This summer, I started to defend my apparent over-use of the word “love.” I bought a journal for the year with “Love... Of course” written on the cover, bought my first pagne that the lady told me stood for “love” (and April told me that was probably the only word in English she knew, but it felt like a sign!), and started noticing every use of the word “love” in the Biblical passages I read.
There are times when I use “love” where “thoroughly enjoy” or “extremely like” would be more appropriate. But when I use “love” to talk about how I feel about someone, I don’t feel that it is misused. I’ve been told that both the frequency of times I say it and the number of people I say it to “cheapen” the word when it leaves my mouth. Even just now, Sarah came in laughing because she keeps finding “I love you, Miss Sarah” in random places in her classroom. I have to say, though, my use of the word has greatly decreased in the past four months- I think part of my inspiration for usage was environment/company dependent.
As I think about this particular character trait of mine, I keep wondering where it came from. My parents told me they loved me growing up, but it’s not like other people’s parents didn’t- and I don’t think I “loved” everything as a child any more than every other little drama queen in the world. No, there was nothing special about my childhood that made me use the word “love” so much.
So where does it come from? Well, I love when people tell me that I mean something special to them. I think everyone does- there’s something life-changing about knowing you make someone’s day by smiling at them or calling them or even thinking about them (and letting them know, of course, because otherwise this wouldn’t be common knowledge). My heart smiles when I get a text message, when my phone rings, or when I get mail (that is actually from someone, of course). **Side Note: This summer, I got a piece of mail congratulating me on my recent marriage. It was from an insurance company asking “what better way to start a life together than to blah blah blah.” I kept it, brought it to Togo, and still get great joy when I think about it. This particular piece of mail doesn’t prove my “someone special” thing at all. End side note** There’s a psychological principle that says we project our feelings/thoughts/lots of other things onto others. Well, since I like hearing “I love you” from people who do, I figure other people like hearing it, too.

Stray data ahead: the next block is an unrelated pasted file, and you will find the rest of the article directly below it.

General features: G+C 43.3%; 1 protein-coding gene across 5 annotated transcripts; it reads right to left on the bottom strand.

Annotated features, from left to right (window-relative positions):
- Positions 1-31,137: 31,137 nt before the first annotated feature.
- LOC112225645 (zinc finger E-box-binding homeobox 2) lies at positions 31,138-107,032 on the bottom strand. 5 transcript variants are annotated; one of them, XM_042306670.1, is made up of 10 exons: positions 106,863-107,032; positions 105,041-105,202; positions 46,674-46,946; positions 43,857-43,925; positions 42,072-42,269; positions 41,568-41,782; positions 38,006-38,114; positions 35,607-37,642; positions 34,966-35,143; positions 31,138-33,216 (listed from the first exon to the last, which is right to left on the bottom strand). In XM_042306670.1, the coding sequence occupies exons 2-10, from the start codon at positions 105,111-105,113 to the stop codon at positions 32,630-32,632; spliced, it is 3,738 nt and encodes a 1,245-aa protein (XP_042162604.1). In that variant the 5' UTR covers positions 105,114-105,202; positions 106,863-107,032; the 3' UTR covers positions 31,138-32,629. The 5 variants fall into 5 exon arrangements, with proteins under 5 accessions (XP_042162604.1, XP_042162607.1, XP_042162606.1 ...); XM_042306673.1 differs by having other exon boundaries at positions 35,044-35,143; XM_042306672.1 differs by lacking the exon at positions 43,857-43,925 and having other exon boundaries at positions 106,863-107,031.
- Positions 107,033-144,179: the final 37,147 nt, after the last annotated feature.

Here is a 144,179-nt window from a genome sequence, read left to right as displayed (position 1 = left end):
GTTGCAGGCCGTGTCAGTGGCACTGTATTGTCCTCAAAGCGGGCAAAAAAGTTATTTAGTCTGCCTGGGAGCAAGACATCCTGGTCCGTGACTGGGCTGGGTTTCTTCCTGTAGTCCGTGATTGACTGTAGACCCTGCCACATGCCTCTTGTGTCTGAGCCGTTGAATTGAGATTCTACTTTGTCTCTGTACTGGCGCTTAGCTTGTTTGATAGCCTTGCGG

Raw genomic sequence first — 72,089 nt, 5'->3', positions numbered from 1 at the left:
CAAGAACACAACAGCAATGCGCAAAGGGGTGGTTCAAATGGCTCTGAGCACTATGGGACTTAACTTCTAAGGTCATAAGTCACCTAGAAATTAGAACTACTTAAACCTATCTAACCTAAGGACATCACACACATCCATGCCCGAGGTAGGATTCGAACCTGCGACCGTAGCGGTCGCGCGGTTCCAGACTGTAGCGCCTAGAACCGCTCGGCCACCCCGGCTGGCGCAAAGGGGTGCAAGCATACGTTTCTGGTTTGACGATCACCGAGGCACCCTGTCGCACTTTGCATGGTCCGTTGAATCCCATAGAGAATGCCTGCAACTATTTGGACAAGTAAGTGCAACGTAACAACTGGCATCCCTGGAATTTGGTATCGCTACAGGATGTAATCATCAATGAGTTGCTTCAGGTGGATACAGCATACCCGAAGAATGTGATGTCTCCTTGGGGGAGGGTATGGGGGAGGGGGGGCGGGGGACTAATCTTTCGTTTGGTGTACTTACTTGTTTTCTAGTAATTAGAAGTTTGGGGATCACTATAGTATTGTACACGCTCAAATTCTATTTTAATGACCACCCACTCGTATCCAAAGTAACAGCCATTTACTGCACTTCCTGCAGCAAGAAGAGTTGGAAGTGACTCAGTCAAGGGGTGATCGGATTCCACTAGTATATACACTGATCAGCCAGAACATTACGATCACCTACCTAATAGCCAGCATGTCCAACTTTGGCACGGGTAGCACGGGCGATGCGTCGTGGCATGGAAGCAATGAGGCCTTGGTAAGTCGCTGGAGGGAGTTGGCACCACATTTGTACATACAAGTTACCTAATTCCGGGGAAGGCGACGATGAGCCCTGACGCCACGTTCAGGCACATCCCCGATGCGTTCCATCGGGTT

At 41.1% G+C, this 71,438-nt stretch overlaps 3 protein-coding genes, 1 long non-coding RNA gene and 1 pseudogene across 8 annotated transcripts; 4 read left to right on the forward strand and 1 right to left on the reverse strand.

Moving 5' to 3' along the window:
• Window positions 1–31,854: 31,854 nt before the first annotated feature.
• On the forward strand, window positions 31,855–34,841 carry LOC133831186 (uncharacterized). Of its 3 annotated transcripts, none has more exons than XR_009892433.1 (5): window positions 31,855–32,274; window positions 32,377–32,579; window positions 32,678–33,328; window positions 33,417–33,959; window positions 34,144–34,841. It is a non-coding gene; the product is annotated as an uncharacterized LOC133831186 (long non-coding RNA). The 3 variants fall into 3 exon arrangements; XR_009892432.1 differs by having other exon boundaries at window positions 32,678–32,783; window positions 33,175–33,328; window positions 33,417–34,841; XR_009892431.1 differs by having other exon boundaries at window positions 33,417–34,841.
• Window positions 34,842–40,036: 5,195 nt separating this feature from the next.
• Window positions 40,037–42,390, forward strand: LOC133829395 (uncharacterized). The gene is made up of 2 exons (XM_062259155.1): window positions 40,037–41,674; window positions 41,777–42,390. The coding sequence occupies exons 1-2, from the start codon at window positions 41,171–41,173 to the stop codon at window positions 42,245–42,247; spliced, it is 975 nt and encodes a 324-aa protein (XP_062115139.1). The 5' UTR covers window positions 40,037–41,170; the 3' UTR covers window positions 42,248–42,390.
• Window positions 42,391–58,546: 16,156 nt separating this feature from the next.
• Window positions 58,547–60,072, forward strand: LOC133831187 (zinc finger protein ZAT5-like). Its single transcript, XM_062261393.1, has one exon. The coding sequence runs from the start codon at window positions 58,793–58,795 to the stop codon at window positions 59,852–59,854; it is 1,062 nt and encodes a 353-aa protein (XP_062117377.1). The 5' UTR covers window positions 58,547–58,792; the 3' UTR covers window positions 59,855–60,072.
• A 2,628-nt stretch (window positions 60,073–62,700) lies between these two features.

Another reason I can think of is that somewhere in my subconscious (and also often my conscious thought) I’m desperately afraid of something happening to either myself or someone I care about without them knowing how I feel about them. When I was a crazy-emotional teenager, I used to leave the house to walk to the bus-stop after fighting with my mother. I would get to the bus-stop, go to school, and have a horrible day. As I got older, I would start the trek angry, get halfway to the stop and run back home, sobbing, to tell my mother that I loved her and I didn’t mean it. Those mornings, she would either have to drive me to the bus-stop or drive me to school for me to get there. She would hug me and we would make up, then my day wouldn’t be ruined.
In Eighth grade, the boy that sat next to me in English class, BJ, was in a car accident over Christmas break and he and his brother were killed. BJ and I never really got along, but his death made me seriously consider the last words I said to someone. The interesting thing is that the last thing I said to BJ wasn’t something awful, but I know it wasn’t necessarily nice, either.
This last summer, a good family friend passed away in her sleep after church. It was completely unexpected and very hard to deal with. She was a beautiful, godly woman who had an amazing family, an amazing spirit, and a serving heart. Earlier in the summer, a friend I had visited in hospice before I left for New Zealand told me to live a life for God and to live it well. I found out when I got home that he had passed away a few weeks before. This fall, my friend Scott passed away after a year-long battle with cancer. I loved each of these people very much, and I am pretty sure each of them knew it. That’s important to me.
Now, please don’t be worried that I have a fatalist mind-set and always tell people I love them in case they die. That would be extreme, and I don’t think that’s what I’m doing. But I do think that living my life in such a way that those around me know what they mean to me is important to both me and them.
This entire blog post came from thoughts originating with one of my new friends. Last Sunday at “Dinner with the Emersons” (it’s like one of my favorite shows, so I’m punctuating it as such), four-year-old Caden said, “I love this chicken.” His mother then explained that he had discovered the word “love” and was now using it in many sentences. After, “I love this corn,” I told Brett and April that spending four days with me on safari is what did it.
I love Caden. And I love you. So there.